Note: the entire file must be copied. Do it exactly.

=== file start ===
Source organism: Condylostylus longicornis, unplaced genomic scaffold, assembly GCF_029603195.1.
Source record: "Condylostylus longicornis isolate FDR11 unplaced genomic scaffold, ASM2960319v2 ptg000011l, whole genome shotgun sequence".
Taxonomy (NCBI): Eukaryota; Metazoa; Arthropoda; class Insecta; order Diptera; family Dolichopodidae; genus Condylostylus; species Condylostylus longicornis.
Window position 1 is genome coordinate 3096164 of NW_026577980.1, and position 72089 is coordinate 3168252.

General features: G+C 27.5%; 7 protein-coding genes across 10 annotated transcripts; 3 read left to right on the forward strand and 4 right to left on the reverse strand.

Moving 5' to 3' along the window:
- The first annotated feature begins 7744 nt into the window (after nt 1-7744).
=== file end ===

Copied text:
Source organism: Condylostylus longicornis, unplaced genomic scaffold, assembly GCF_029603195.1.
Source record: "Condylostylus longicornis isolate FDR11 unplaced genomic scaffold, ASM2960319v2 ptg000011l, whole genome shotgun sequence".
Taxonomy (NCBI): Eukaryota; Metazoa; Arthropoda; class Insecta; order Diptera; family Dolichopodidae; genus Condylostylus; species Condylostylus longicornis.
Window position 1 is genome coordinate 3096164 of NW_026577980.1, and position 72089 is coordinate 3168252.

General features: G+C 27.5%; 7 protein-coding genes across 10 annotated transcripts; 3 read left to right on the forward strand and 4 right to left on the reverse strand.

Moving 5' to 3' along the window:
- The first annotated feature begins 7744 nt into the window (after nt 1-7744).